Did you know that the caterpillars will stay in the cup and will eat, spin silk and grow to TEN times their original size? WOW!!
After seven to ten days you can see they hang upside down and harden into chrysalides (chrysalides are also known as pupae).
Raising and Rescuing Our Own Butterflies
This week, the pupils of parents who are key workers have been observing what’s happening in the clear plastic cup.
Sadly, one of the caterpillars would not make a chrysalis and knocked the other chrysalides off the top of the lid! This initiated our team to come up with a rescue plan.
Our team were very keen to help and moved quickly into our computer suite to research how to save fallen chrysalides! We found written and pictorial instructions how to re-hang a chrysalis and followed them carefully. The operation was in full flow!
Thank you to everyone in our team – from the researchers to the rescuers. A particular thank you to Grace Wheeler who helped me re-hang three chrysalides by gluing the cremasters onto small pieces of paper towel and then attach them to the sides of the netted butterfly garden. It wasn’t easy – there were a few attempts but we preserved and succeeded!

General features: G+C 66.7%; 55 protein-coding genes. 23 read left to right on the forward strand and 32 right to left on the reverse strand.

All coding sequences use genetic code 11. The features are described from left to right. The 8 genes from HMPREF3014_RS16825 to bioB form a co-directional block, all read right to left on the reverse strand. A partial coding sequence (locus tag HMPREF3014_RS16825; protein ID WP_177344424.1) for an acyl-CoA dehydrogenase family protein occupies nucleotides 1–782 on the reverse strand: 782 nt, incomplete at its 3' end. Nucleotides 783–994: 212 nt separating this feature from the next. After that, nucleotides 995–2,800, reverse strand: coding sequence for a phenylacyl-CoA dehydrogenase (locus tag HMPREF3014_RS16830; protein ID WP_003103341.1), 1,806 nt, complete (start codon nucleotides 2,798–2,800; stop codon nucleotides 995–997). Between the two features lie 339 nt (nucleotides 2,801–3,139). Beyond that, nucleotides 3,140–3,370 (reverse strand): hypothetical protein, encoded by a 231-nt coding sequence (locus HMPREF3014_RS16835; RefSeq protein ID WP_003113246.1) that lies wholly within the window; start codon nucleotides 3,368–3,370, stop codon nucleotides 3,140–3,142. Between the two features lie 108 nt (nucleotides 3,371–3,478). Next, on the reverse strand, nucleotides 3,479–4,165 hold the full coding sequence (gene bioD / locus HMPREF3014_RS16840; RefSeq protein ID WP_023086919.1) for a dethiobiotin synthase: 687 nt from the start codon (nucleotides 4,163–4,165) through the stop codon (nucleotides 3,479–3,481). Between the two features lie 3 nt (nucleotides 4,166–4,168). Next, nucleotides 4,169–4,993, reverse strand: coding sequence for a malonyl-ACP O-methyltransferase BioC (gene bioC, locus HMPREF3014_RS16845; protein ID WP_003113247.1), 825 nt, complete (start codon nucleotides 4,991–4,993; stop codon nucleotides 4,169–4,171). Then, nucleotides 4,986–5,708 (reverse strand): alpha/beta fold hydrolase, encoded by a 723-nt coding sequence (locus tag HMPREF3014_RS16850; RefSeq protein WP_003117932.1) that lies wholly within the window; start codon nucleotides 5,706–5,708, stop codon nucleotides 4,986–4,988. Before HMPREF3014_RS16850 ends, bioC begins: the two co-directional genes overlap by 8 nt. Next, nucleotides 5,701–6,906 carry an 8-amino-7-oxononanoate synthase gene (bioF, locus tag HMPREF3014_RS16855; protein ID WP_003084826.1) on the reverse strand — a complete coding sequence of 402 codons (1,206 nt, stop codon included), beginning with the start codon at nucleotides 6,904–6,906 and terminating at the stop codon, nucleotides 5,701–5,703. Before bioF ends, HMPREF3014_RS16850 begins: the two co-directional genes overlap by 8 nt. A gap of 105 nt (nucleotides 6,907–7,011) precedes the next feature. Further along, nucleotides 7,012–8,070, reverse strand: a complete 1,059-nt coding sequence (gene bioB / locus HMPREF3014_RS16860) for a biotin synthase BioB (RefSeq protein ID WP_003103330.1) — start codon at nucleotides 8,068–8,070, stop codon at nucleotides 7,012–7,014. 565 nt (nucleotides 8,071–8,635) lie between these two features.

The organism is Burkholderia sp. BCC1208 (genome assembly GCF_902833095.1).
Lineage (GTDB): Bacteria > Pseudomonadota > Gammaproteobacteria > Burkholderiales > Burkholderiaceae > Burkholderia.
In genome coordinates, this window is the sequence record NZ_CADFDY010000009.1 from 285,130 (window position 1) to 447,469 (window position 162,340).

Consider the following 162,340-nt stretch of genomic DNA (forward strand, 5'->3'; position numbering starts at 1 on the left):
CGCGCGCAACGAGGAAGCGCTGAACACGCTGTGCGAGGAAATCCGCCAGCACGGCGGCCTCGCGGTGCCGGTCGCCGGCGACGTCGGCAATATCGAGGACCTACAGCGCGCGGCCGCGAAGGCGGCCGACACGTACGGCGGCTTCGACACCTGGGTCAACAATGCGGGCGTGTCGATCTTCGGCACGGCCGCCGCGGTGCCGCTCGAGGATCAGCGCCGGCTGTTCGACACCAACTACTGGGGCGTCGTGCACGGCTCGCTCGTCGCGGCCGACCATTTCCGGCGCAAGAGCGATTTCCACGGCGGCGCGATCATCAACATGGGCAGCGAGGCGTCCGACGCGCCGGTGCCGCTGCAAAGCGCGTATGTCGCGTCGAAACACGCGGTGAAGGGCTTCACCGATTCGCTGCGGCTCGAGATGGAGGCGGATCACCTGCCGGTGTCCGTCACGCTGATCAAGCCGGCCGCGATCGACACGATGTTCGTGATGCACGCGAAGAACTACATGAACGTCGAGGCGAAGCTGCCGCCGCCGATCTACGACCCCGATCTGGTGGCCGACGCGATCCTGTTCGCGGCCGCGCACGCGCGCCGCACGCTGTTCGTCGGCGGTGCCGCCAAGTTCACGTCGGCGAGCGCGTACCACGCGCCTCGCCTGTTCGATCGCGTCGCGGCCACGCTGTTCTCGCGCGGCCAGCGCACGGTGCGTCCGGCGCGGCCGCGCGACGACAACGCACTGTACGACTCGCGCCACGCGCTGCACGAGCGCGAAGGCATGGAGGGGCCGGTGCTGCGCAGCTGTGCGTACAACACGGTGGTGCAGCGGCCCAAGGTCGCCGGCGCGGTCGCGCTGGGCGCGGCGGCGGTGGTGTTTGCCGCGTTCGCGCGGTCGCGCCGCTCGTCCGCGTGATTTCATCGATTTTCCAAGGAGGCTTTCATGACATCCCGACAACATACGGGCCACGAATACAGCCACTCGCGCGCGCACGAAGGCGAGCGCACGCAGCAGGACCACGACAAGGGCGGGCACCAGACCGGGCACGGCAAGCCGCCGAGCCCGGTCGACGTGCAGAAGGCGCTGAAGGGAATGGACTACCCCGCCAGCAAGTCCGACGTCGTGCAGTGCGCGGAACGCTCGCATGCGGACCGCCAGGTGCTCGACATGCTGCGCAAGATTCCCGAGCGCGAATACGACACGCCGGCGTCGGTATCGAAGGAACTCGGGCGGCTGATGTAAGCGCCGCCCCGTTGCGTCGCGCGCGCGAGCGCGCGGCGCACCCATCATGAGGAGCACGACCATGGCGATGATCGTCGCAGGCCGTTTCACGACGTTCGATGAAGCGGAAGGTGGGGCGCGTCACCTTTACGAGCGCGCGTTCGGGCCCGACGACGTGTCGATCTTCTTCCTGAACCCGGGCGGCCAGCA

What happened to the caterpillar that wouldn’t make a chrysalis?
We decided to leave it in the cup (with food) for a while to see if it would climb the the top, make a ‘j’ shape and build a shell. It wouldn’t! After a long discussion about Darwin’s theory, we decided to set it free and hope for the best! A difficult decision as we knew the temperature outside was less than 21 degrees!
Watch these informative videos showing the caterpillar to butterfly process for far.
Setting up you Chrysalis Station: https://www.youtube.com/watch?v=8Prw99oojY0
Caring for your Chrysalis: https://www.youtube.com/watch?v=JcwOzy72vcM